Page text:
Resistance and resilience: The final frontier in traumatic stress management

George S. Everly, Victor Welzant, Jodi M. Jacobson

Research output: Contribution to journalArticlepeer-review

Abstract

This paper asserts that the constructs of resistance and resilience represent a domain rich in potential for a wide variety of applications in the field of traumatic stress. Resilience holds great potential for those working in applied settings such as public health planning and preparedness, Employee Assistance Programs (EAPs) and business continuity, as well as transportation, law enforcement, fire suppression, emergency medical services, pre-deployment training for military and other high risk professional groups. Additionally, its application to "the war on terrorism " cannot be denied. Finally, the construct of resilience may have direct applicability to businesses and organizations wherein there is perceived value in preparing a workforce to effectively function under adverse or high stress conditions. The putative value of resistance and resiliency in such applied settings resides in their ability to protect against stress-related behavioral morbidity, as well as counterproductive behavioral reactions. Given its importance, the question arises as to whether resilience is an innate trait or an acquired skill. This paper will report on preliminary data suggesting resiliency may be an attribute that can be acquired through participation in a relatively brief training program.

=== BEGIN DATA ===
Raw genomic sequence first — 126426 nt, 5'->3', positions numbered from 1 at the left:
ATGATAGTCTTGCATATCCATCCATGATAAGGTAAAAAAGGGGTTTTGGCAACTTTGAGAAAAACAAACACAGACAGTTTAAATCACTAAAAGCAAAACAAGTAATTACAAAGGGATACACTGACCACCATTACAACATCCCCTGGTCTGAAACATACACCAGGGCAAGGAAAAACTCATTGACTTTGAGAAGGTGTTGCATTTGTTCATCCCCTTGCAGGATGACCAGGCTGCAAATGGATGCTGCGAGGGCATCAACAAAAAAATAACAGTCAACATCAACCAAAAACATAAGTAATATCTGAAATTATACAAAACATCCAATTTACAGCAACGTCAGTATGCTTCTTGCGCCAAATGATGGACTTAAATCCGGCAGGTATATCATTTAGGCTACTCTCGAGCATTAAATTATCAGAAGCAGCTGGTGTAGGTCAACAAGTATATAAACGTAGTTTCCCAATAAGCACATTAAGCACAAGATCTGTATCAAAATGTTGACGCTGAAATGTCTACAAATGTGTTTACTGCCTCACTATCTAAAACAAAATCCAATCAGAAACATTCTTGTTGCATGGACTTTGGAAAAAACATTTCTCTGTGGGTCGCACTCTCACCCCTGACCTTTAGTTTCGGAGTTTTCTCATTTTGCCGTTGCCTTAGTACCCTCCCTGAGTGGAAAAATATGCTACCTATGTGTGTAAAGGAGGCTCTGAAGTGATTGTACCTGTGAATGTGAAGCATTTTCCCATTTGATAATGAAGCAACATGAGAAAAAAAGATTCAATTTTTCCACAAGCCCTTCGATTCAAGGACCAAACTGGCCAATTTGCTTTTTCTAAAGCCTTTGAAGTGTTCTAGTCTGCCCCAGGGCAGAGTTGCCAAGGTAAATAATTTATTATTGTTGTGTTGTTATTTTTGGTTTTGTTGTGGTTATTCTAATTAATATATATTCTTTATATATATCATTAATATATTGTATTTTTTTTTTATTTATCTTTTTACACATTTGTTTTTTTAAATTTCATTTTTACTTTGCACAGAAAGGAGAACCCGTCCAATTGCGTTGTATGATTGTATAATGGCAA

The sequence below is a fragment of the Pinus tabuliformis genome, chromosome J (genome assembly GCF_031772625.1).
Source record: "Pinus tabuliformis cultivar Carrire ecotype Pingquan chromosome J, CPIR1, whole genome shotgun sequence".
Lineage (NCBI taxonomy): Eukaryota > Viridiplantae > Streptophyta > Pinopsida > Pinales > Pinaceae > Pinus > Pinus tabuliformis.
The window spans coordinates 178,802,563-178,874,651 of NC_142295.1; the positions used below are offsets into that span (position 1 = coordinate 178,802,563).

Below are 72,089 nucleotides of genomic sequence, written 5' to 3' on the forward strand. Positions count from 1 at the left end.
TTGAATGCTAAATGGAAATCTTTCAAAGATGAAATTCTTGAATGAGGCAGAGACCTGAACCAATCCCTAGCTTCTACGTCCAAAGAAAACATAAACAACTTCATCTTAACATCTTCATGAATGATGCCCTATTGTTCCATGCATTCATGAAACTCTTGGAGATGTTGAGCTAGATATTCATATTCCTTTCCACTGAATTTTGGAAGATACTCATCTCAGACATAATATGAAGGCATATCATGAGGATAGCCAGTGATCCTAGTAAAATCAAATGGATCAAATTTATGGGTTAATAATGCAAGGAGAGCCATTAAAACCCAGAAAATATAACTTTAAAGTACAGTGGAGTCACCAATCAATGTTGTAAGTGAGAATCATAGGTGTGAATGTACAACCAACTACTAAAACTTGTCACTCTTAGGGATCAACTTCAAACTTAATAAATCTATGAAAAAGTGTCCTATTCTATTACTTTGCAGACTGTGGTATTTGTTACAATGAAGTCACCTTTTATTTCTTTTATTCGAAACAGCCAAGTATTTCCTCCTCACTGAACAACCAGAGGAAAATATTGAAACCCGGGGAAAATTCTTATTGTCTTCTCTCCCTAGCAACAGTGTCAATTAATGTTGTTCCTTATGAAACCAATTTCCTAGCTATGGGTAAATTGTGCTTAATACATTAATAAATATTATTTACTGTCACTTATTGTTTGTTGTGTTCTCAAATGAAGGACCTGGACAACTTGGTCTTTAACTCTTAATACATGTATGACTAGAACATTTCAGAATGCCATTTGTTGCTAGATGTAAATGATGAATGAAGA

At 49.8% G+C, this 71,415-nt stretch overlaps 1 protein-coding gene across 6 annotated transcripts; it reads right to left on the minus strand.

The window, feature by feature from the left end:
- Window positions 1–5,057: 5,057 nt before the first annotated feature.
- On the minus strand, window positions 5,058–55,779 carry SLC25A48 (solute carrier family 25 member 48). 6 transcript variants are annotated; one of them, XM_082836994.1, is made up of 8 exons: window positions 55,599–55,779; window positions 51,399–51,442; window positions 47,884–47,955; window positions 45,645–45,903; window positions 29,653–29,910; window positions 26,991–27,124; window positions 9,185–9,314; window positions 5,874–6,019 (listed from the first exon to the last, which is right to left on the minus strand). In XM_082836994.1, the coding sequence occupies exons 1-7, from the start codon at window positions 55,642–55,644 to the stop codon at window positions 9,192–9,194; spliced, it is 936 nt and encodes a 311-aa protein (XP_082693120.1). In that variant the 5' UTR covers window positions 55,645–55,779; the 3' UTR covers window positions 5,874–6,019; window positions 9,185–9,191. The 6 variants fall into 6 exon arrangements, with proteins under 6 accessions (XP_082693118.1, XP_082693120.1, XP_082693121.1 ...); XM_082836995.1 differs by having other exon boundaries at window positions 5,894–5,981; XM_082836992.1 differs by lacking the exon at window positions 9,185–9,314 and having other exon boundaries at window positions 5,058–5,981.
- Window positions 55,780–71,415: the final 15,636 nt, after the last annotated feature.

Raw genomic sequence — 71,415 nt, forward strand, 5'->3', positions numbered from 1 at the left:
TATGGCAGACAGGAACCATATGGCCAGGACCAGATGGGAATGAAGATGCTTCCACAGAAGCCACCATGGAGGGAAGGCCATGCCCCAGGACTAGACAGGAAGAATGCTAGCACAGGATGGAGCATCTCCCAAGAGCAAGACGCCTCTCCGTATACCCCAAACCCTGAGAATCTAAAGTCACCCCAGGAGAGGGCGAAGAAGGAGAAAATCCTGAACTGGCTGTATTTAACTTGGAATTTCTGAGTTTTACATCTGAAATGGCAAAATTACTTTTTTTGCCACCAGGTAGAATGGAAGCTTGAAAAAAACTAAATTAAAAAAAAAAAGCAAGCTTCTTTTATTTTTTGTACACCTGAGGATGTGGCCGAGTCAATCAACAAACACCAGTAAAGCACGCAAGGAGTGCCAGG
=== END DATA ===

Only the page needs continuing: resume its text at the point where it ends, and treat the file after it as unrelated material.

Original languageEnglish (US)
Pages (from-to)261-270
Number of pages10
JournalInternational journal of emergency mental health
Volume10
Issue number4
StatePublished - Sep 1 2008

Keywords

  • Crisis intervention
  • Disaster mental health
  • Employee assistance program (EAP)
  • Psychological immunity
  • Resilience
  • Resistance
  • Traumatic stress

ASJC Scopus subject areas

  • Psychiatry and Mental health

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